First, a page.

DEFINITIVE THERAPY. The current standard regimen for drug-susceptible TB consists of isoniazid (5 mg/kg, maximum 300 mg/day), rifampin (10 mg/kg, maximum 600 mg/day), and pyrazinamide (15-30 mg/kg, maximum of 2 g/day) for 2 months, followed by intermittent 10 mg/kg rifampin and 15 mg/kg isoniazid 2 or 3 times a week for 4 months. Children should receive 10-20 mg/kg isoniazid per day (300 mg maximum). Rifabutin 5 mg/kg/day can be used for the entire 6 months of therapy in adult HIV-infected patients because rifampin can adversely interact with some antiretroviral agents to reduce their effectiveness. In case there is resistance to isoniazid, initial therapy also may include ethambutol (15-20 mg/kg/day) or streptomycin (1 g/day) until isoniazid susceptibility is documented. Ethambutol doses in children are 15-20 mg/kg/day (maximum 1 g) or 50 mg/kg twice weekly (2.5 g). Because monitoring of visual acuity is difficult in children <5 years old, caution should be exercised in using ethambutol in these children.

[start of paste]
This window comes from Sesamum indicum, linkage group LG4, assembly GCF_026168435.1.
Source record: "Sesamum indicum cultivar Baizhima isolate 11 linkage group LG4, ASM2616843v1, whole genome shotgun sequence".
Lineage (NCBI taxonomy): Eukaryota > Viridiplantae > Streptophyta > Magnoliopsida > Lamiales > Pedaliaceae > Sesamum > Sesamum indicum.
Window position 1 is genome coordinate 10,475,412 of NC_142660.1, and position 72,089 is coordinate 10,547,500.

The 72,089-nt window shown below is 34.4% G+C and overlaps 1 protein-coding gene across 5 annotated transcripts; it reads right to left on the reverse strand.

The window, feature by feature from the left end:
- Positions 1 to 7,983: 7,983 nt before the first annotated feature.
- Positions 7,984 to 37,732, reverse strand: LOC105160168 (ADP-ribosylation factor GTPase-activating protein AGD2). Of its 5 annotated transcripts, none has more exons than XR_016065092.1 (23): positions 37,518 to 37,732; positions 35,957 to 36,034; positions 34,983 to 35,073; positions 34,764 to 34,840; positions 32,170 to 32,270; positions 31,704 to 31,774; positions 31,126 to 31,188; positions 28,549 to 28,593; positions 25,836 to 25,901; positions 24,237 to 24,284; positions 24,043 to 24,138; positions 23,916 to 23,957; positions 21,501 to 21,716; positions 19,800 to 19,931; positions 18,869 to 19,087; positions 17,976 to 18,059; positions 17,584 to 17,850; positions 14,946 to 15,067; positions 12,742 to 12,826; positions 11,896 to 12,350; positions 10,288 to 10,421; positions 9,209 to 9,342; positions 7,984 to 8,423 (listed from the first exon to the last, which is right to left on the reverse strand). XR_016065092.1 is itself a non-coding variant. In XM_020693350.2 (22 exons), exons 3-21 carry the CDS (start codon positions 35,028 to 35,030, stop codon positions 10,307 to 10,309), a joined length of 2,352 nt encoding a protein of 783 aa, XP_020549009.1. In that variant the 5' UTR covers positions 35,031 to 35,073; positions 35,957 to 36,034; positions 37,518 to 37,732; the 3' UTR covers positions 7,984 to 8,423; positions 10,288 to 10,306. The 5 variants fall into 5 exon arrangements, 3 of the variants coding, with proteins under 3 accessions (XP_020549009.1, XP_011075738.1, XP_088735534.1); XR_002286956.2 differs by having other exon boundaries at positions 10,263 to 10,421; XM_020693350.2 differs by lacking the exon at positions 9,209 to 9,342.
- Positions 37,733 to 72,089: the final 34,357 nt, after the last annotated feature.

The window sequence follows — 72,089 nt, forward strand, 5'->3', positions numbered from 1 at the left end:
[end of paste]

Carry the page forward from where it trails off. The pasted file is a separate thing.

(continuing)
The first 2 months of the 4-drug regimen is termed the initial phase of therapy, and the last 4 months the continuation phase of therapy. Rifapentine (10 mg/kg once a week) may be substituted for rifampin in the continuation phase in patients with no evidence of HIV infection or cavitary TB. Pyridoxine, vitamin B6, (10-50 mg/day) should be administered with isoniazid to minimize the risks of neurological toxicity in patients predisposed to neuropathy. The duration of therapy for drug-susceptible pulmonary TB is 6 months. A 9-month duration should be used for patients with cavitary disease who are still sputum culture positive at 2 months. Most cases of extrapulmonary TB are treated for 6 months. TB meningitis is an exception that requires a 9- to 12-month duration. In addition, corticosteroids are recommended for TB pericarditis, and results of a meta-analysis suggest they should also be used in TB meningitis.